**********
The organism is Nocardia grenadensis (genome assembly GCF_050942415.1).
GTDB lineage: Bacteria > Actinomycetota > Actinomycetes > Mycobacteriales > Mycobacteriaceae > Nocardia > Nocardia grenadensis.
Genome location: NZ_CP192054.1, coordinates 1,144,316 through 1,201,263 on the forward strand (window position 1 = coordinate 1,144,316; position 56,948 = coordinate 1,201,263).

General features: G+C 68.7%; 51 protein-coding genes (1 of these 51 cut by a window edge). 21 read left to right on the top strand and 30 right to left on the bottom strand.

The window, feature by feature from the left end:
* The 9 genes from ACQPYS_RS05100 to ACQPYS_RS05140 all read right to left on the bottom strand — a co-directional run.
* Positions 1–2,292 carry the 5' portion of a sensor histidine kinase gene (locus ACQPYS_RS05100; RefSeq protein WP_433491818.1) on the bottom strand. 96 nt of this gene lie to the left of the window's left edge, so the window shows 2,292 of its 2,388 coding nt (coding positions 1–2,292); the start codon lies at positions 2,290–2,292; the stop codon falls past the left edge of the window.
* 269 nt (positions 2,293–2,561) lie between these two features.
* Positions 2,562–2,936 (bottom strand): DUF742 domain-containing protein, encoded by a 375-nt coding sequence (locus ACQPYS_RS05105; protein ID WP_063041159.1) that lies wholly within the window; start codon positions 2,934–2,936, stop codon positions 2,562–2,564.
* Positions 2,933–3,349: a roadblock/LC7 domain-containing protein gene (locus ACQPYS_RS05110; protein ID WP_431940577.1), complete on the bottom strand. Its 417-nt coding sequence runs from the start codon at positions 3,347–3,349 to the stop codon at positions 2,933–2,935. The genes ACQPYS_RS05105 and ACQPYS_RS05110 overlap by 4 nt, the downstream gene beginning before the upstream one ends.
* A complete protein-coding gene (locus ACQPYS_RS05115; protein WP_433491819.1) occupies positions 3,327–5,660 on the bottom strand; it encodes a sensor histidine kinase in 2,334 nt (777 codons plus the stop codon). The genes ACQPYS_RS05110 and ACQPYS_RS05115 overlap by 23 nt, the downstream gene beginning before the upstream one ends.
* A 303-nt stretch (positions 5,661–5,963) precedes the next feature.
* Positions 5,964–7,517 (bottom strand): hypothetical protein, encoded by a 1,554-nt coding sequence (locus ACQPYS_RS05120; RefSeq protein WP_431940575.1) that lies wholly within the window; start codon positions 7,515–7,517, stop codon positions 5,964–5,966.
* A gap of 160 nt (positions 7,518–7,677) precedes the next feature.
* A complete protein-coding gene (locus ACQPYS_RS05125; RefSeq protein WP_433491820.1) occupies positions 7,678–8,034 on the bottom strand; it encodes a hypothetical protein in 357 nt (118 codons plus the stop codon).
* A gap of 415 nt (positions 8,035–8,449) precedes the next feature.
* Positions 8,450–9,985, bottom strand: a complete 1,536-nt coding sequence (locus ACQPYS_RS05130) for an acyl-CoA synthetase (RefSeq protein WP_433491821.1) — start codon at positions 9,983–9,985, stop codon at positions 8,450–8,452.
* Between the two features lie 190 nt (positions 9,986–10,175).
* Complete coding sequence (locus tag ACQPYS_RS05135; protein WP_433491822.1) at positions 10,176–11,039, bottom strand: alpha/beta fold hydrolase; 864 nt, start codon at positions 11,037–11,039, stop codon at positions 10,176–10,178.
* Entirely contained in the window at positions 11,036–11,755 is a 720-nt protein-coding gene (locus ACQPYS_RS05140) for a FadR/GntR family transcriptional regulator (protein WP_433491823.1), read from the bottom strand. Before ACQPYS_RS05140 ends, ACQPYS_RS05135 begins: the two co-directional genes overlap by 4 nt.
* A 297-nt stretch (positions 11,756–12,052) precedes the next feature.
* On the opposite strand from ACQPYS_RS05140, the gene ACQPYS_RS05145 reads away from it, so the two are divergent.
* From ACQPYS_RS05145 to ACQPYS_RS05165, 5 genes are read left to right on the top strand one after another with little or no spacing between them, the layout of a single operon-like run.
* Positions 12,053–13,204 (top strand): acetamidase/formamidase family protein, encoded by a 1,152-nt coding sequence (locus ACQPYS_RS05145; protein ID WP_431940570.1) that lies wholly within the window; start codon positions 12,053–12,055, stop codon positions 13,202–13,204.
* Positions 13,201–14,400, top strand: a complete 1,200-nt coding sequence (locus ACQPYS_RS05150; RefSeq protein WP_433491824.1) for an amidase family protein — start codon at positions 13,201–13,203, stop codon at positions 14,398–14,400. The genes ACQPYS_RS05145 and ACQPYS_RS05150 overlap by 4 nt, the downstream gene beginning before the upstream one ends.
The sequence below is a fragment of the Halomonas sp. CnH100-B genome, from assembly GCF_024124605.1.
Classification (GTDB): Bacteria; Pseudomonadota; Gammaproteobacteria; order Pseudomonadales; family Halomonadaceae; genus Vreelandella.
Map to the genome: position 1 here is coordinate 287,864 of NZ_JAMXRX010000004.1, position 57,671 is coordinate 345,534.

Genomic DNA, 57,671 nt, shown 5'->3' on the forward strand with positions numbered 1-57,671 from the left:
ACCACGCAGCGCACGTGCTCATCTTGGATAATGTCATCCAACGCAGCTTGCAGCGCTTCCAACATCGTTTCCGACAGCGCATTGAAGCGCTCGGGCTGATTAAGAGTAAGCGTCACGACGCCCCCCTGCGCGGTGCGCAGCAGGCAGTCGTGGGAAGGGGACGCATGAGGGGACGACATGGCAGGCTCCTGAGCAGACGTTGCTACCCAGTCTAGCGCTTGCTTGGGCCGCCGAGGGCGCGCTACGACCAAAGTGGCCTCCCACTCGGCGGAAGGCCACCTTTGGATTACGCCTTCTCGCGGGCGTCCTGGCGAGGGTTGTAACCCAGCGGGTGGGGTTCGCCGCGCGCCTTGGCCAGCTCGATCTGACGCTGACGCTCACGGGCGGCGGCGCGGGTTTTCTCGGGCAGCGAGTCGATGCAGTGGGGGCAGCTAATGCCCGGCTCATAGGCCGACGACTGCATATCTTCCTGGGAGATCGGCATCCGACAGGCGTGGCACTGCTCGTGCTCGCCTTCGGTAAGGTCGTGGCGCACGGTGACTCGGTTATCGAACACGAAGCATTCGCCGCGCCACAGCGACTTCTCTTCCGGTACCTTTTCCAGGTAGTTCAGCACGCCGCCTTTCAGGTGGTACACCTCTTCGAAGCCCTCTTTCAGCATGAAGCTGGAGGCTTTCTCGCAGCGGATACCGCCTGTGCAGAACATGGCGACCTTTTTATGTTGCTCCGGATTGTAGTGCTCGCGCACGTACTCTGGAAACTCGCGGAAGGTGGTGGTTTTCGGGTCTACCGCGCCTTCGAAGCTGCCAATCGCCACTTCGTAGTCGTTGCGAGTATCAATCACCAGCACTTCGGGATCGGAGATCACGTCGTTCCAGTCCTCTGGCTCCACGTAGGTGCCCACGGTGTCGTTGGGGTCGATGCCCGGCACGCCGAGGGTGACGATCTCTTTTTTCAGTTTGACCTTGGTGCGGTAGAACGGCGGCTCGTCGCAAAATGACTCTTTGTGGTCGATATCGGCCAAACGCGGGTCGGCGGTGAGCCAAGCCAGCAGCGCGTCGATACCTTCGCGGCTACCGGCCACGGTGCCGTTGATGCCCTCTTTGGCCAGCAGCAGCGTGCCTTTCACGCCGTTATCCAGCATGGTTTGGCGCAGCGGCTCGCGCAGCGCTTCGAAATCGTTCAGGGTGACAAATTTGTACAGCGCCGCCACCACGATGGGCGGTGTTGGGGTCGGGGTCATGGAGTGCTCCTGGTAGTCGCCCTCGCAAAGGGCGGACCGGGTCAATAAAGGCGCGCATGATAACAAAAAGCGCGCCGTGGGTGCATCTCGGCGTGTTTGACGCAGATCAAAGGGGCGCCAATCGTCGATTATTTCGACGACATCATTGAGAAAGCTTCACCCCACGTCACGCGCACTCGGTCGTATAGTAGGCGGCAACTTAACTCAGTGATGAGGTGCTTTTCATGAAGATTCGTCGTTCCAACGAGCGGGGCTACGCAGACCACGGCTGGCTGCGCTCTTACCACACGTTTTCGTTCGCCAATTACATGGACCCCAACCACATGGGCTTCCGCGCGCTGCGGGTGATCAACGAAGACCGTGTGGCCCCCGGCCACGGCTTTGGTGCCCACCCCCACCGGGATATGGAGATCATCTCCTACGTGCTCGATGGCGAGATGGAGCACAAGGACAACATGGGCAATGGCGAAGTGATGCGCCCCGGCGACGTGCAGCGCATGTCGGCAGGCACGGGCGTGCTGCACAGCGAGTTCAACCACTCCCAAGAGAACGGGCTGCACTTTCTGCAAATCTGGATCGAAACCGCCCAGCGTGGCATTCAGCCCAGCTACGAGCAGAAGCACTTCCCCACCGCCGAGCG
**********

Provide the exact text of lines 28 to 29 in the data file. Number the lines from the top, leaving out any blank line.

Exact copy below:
Map to the genome: position 1 here is coordinate 287,864 of NZ_JAMXRX010000004.1, position 57,671 is coordinate 345,534.

Genomic DNA, 57,671 nt, shown 5'->3' on the forward strand with positions numbered 1-57,671 from the left: